“I’m always changing,” Esther Rose sings at the top of her sophomore album, You Made It This Far. The line is at once a promise and a plea, a concise distillation of her commitment to evolution as well as her dogged determination to meet every challenge in her path with unconditional acceptance. Laid-back yet deliberate, her delivery here marries old-school country and rural folk with a plainspoken philosophy that’s thoroughly modern, and the end result is a record that’s as joyful as it is restless, one that weaves fiddle and lap steel around profound revelations, late night conversations, and all the moments in between.
“There’s this theme of radical acceptance running through the whole album,” explains Rose, who recorded the album live to tape at Mashed Potato Records in New Orleans in just four days. “I didn’t realize it until after I’d finished writing the songs, but they all came from this place of trying to understand and truly accept myself and others in our most vulnerable moments of confusion or despair.”
A New Orleanian for the last decade, Rose first gained national prominence with the release of 2017’s This Time Last Night, an intoxicating debut that prompted Fader to praise her “honest, gorgeous country songs” and rave that “her voice has a pitched-up June Carter quality, her melodies are simple like Jimmie Rodgers’s, and her tone is reminiscent of bluesy, lovelorn greats like Rex Griffin and Patsy Cline.” The record earned Rose festival performances from Savannah Stopover to AmericanaFest alongside dates with The Punch Brothers, Pokey Lafarge, and The Deslondes, and it even caught the ear of fellow Detroit native Jack White, who was so taken with the music that he invited Rose to duet with him on his Boarding House Reach album and to share the stage for a live performance at Jazz Fest.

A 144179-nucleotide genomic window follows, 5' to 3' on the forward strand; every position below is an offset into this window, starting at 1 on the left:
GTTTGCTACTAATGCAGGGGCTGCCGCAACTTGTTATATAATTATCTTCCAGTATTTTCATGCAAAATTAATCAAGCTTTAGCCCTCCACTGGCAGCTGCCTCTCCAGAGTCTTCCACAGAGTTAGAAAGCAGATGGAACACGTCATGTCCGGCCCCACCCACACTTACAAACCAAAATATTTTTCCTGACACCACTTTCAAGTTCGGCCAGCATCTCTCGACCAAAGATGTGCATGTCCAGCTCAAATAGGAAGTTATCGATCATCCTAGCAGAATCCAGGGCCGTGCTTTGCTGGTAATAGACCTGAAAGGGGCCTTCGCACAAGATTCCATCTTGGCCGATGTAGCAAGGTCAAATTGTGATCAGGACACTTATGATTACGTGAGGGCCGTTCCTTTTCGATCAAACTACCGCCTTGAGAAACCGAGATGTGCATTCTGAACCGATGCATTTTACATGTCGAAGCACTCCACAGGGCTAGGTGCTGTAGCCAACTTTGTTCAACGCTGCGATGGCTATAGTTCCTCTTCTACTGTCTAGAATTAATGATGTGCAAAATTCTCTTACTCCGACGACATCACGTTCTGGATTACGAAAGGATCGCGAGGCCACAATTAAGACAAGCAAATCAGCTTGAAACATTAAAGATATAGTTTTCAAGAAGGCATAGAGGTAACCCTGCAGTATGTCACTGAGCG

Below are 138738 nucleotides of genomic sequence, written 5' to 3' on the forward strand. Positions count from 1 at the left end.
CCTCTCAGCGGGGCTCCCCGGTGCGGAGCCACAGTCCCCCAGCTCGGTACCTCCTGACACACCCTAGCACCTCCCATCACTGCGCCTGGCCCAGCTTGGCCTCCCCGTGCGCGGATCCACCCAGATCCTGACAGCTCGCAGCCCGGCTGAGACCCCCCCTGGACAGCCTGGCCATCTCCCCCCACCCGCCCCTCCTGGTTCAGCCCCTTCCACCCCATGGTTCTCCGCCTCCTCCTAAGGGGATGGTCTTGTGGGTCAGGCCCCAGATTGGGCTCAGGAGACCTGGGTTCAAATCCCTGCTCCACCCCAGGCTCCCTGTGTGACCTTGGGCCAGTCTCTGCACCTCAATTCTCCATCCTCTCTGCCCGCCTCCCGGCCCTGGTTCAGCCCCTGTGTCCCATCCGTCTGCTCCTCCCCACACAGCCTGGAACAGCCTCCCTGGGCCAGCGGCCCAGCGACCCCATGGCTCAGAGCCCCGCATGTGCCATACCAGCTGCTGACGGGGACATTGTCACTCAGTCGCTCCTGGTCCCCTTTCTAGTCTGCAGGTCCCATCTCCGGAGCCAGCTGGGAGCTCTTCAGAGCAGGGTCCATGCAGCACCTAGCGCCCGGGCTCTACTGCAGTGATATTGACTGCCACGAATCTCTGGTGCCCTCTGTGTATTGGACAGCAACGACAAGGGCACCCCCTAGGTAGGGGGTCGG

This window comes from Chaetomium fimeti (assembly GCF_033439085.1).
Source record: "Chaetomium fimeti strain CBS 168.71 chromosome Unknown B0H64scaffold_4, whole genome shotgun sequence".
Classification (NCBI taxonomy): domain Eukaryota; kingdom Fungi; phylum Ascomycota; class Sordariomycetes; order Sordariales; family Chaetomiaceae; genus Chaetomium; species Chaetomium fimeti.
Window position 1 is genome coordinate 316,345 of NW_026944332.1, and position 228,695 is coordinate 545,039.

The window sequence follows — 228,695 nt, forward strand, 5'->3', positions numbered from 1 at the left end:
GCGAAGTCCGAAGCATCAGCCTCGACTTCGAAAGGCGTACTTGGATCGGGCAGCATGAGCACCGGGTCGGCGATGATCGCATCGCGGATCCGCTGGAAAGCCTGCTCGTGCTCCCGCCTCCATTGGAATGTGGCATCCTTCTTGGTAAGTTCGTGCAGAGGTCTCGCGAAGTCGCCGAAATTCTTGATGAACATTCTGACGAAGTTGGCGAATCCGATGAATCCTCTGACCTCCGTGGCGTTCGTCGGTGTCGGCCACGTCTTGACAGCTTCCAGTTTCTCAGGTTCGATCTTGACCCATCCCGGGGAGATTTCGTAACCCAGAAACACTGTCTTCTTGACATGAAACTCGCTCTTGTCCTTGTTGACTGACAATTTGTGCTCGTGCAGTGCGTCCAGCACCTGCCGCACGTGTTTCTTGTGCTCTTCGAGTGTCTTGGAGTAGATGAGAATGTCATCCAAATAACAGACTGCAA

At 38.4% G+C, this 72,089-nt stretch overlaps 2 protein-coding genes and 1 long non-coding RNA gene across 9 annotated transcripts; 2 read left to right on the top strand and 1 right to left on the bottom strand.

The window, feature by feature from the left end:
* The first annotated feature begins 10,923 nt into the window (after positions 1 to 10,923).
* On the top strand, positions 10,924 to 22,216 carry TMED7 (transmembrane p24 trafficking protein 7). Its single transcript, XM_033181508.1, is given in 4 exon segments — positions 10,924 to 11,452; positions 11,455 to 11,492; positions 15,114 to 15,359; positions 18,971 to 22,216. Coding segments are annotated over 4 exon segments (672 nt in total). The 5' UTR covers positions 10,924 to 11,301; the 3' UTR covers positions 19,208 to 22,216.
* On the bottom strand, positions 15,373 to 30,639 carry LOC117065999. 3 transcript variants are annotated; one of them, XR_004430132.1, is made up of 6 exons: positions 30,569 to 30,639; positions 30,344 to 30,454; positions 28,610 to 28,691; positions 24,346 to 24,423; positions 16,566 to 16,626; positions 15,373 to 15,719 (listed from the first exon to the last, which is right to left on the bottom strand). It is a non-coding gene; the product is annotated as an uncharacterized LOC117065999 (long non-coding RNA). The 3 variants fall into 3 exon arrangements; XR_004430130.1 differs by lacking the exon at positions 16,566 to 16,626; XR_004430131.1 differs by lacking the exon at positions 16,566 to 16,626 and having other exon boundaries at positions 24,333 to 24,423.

While writing the songs that would become You Made It This Far, Rose found herself working through a period of tumultuous change, grappling with a breakup, a move, and a family illness all at once. Splitting her time between New Mexico and New Orleans, she pondered what it takes to love and to be loved, to be vulnerable enough to let someone in and brave enough to face the pain when they’re gone.